I learned from my body and my soul that I was in great need of sin; I needed sensual pleasures, the ambition for possessions, vanity, and I needed the most humiliating despair in order to learn how to give up my resistance, in order to learn how to love the world, in order to cease comparing it with some world of my wishes or my imagination, with some type of perfection that I had concocted, but to leave it the way it is, to love it, and to be a part of it gladly.—These, O Govinda, are a few of the ideas that have come into my mind.”

In simpler terms, the ability to experience something and then let it go releases one from the torment of desire. Unfortunately sometimes when sin is tasted it isn’t easy to stop. It would be like stopping at a brothel on the way to the summit of Nirvana. The brothel is great fun but overall detrimental to health and achieving a full and peaceful life. These people are trapped and cannot continue on life’s journey which is a shame. Another shame is those who cannot visit the brothel being restrained by whatever reason and are continually tormented in thought by the imagined pleasures their mind tells them they are missing out on. I think it is these people who are in most danger of ruining a relationship, marriage or family. Eventually the desire becomes too strong and they risk everything to satisfy it. I’d say the best way is to have the experience early in life in order to release the desire, but know that true joy is found in the mind alone, not by temporary physical stimuli which give it quick and fleeting pleasure.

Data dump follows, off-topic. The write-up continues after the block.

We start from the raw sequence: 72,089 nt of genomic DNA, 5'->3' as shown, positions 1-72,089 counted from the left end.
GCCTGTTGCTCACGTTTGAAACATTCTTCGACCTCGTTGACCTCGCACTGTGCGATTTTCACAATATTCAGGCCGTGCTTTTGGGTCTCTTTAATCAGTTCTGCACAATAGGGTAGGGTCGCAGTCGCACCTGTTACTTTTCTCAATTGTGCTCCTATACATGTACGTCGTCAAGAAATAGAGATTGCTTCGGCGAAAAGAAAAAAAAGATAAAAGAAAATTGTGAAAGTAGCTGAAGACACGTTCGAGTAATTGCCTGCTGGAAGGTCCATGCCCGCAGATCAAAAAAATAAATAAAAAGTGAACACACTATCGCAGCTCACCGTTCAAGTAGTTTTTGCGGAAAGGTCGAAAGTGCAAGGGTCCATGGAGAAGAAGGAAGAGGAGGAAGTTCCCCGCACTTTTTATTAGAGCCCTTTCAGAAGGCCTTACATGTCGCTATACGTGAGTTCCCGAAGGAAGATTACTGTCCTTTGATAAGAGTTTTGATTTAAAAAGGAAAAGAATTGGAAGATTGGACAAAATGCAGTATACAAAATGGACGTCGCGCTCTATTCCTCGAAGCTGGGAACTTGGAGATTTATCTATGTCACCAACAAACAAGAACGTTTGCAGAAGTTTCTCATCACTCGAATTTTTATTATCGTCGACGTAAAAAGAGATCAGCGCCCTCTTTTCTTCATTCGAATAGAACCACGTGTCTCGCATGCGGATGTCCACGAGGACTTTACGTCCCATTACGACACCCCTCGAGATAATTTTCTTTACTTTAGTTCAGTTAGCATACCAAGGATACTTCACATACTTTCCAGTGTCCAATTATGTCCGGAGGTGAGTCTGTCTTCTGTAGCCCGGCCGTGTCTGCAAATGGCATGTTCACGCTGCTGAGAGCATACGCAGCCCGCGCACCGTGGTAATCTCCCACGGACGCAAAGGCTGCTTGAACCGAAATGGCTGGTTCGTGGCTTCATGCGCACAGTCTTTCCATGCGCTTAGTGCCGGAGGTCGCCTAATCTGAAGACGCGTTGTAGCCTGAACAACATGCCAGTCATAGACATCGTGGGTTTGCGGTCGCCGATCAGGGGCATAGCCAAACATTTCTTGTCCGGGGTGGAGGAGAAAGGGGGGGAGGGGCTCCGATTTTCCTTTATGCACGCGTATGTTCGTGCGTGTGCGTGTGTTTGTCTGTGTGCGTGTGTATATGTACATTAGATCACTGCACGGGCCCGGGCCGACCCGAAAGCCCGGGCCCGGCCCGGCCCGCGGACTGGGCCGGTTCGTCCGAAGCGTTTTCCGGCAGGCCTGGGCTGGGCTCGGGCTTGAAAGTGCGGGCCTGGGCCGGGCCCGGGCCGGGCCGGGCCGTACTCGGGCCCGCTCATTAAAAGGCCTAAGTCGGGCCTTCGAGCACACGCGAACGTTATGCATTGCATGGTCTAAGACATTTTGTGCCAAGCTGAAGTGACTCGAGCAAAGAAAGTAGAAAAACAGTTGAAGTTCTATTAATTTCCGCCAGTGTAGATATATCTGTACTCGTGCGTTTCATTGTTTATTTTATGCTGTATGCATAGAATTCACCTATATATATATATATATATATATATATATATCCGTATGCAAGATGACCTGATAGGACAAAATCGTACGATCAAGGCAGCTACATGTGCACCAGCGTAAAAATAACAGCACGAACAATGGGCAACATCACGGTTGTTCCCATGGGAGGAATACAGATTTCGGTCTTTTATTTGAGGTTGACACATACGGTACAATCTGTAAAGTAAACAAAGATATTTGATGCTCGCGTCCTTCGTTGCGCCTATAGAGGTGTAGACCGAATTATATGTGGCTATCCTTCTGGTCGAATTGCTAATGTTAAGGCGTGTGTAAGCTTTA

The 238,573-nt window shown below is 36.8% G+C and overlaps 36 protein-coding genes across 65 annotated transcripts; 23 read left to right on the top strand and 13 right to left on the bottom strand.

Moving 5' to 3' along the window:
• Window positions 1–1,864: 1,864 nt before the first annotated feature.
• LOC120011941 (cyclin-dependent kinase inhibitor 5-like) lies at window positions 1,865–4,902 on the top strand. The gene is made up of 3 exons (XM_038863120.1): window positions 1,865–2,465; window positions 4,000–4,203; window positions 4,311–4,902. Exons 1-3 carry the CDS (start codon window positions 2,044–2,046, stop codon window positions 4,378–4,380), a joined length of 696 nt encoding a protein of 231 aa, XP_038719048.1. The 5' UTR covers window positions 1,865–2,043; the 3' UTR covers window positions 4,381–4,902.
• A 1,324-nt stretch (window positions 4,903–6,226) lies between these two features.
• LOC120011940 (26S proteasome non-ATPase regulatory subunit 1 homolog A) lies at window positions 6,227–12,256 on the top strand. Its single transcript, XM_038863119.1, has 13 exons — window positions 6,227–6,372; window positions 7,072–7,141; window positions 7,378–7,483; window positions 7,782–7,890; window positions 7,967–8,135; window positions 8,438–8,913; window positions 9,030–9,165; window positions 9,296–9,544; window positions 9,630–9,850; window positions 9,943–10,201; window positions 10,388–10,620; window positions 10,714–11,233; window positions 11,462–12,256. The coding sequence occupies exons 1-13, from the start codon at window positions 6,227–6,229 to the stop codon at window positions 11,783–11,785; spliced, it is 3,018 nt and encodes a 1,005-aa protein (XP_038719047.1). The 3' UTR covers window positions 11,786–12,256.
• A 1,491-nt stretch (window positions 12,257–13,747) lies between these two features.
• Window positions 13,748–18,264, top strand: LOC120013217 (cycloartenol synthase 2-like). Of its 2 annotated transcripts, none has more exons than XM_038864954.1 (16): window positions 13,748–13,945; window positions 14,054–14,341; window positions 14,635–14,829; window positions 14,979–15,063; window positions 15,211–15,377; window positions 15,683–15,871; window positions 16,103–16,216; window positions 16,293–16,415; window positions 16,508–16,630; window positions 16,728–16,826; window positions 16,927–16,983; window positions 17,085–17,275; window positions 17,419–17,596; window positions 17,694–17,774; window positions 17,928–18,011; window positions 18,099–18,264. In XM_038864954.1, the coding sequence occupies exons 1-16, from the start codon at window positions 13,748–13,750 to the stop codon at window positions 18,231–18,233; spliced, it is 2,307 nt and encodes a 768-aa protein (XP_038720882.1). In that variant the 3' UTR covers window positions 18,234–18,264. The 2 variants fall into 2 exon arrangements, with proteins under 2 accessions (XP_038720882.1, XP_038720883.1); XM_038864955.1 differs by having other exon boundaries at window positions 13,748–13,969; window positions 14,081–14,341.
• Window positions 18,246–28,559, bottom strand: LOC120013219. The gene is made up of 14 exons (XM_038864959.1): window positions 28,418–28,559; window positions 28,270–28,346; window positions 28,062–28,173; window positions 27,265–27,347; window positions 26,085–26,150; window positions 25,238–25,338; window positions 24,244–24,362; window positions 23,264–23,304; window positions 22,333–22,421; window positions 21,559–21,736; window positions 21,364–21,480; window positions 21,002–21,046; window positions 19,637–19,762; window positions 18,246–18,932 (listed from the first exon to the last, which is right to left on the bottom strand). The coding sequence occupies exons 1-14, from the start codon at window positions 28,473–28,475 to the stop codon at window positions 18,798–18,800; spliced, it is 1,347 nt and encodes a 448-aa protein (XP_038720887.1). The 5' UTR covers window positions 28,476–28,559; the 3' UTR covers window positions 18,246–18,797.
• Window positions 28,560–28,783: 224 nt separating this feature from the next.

By Mateo de Colón

Global Citizen! こんにちは!僕の名前はマットです. Es decir soy Mateo. Aussi, je m'appelle Mathieu. Likes: Languages, Cultures, Computers, History, being Alive! \(^.^)/